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–Todd and the Storm–

Todd the deckhand straightened his back for a brief stretch, then hunched again and pushed the brush across the deck. The ship tilted and he adjusted. He stretched again, weary, but then he crouched with a focus and determination, scrubbing. Todd ran on batteries, and they were wet. He was dying.

Captain waved me over, I knocked the rest of my pipe into the boiling sea, and resisting the urge to hold my hat, I tried to look casual walking across the see-sawing deck toward his great Wheel to hear him. I felt my hat fill with wind and start to lift…but I faked an itch and tugged it down firm as I reached him.

“That deckhand has a ripcord!” Captain yelled to me, whirling his wheel, holding his Captain’s Storm-Hat to his head with one mighty arm that was highlighted each time the clouds crackled, as though a gathering of the press were already chronicling the Great Storm and the Great Ship. The Great Captain who steered her home…

The deck lurched, and a dark gurgling happened. The boat got heavy, and it felt horrible.

“Lifehead!?” I yelled, understanding him fully. The Captain towered at the wheel and nodded fire.

The boat was sinking now. But I could follow orders.
I knew.

The Captain was ready.

I walked, casually as if shopping, to the deckhand Todd and timed my strike with the lightning, the sound of the Captain leaping to follow, and the scrape of his Todd Brush.. I saw the ripcord, dangling from his temple, with a big red handle the said LIFEHEAD on it in bold white letters. Then Todd stopped scrubbing, because his battery was dead dead dead, I took the ripcord in my hand and I ripped it.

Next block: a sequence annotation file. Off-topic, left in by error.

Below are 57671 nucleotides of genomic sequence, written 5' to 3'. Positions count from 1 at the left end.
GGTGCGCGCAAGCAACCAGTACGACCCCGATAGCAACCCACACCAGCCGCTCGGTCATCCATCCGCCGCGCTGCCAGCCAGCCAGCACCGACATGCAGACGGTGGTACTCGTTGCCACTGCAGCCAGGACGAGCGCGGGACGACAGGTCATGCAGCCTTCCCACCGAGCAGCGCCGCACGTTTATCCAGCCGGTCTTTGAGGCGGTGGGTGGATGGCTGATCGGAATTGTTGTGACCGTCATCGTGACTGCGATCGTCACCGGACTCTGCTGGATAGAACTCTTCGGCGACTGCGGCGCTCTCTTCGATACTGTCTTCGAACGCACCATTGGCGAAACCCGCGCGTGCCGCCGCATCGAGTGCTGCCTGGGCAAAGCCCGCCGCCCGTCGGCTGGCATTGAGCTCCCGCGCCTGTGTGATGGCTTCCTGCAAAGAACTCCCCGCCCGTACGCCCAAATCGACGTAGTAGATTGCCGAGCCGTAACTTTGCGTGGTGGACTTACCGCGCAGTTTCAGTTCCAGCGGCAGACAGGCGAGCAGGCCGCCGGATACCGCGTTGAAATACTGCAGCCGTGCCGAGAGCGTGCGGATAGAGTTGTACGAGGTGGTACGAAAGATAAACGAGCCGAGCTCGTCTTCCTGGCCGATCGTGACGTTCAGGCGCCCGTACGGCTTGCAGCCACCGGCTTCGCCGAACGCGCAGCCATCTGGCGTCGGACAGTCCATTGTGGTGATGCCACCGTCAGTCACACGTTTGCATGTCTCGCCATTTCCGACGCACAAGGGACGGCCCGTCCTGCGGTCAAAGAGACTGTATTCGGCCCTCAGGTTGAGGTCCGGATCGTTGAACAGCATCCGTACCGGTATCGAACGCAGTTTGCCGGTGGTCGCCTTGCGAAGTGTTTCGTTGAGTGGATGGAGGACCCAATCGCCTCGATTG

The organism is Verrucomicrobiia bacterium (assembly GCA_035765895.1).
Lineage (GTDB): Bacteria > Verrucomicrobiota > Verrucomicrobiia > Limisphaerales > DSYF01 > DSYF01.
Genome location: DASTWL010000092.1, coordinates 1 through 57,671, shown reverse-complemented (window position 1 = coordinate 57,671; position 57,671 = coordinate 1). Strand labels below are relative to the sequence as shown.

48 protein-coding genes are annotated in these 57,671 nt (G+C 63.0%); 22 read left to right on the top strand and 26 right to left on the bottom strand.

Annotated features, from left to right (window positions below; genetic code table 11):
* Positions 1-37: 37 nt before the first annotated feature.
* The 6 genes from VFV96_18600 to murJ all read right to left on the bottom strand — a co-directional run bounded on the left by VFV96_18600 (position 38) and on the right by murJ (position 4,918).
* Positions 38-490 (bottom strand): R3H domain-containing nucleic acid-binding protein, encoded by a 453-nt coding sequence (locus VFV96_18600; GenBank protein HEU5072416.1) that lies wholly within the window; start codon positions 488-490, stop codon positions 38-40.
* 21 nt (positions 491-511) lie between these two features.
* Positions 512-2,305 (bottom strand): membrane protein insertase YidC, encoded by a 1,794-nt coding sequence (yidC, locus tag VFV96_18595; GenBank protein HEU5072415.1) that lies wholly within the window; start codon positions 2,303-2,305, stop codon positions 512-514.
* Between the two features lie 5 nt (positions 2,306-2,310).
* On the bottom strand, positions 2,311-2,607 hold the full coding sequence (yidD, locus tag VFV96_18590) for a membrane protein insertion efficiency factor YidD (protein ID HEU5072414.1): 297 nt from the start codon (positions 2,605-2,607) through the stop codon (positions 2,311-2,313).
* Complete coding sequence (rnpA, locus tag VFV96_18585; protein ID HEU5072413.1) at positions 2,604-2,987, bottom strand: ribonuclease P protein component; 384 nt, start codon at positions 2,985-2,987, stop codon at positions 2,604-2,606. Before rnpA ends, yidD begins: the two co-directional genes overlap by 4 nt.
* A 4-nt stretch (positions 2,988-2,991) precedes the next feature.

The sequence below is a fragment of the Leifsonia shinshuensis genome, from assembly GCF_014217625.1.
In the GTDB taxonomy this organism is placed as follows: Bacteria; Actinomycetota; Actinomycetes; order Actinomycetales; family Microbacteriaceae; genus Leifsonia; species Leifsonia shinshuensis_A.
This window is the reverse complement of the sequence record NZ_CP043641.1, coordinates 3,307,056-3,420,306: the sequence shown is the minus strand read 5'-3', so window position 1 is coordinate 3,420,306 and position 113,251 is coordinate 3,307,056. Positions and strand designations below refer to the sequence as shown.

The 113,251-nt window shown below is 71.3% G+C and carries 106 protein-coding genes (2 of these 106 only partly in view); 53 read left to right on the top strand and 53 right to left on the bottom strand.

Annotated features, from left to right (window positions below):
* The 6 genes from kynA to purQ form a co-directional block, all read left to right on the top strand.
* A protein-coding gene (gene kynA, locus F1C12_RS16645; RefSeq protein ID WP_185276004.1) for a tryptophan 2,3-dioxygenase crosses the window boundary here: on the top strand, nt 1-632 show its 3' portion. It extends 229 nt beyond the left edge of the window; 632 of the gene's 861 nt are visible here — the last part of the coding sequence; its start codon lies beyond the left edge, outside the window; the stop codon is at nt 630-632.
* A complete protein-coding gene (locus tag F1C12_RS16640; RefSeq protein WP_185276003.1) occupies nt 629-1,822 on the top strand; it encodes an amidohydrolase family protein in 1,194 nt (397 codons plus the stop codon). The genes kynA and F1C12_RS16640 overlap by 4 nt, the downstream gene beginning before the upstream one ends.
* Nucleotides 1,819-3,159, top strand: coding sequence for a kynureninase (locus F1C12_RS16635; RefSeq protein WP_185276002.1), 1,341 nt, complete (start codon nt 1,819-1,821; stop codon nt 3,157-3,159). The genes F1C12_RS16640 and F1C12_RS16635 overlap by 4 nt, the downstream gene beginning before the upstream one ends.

Todd the deckhand made a hollow “Whoomp!” in his last breath, his body was ejected like a shell casing. A cartridge of C02 in his brainstem unloaded into his skull, stretching his Todd-Face until it was a lifeboat with cold eyes, a long nose, and a grimace. At one end there was a fringe where the horseshoe of Todds pattern baldness was distributed in a decorative flourish.

I wondered how it might be to have a battery.

Captain and I made Todd the deckhand a hero in our stories.

We burned the lifehead on the surf, drinking bottles that washed ashore from the wreck, and agreed he really was a hero. Then we waited.

The homing pigeon saw the Captain’s shoulder the next morning, and landed there. We were awakened, and the pigeon carried each of us from our island to the shore, leaving the Todd-Head-Ash to be licked away by the thousand tongues of the surf.

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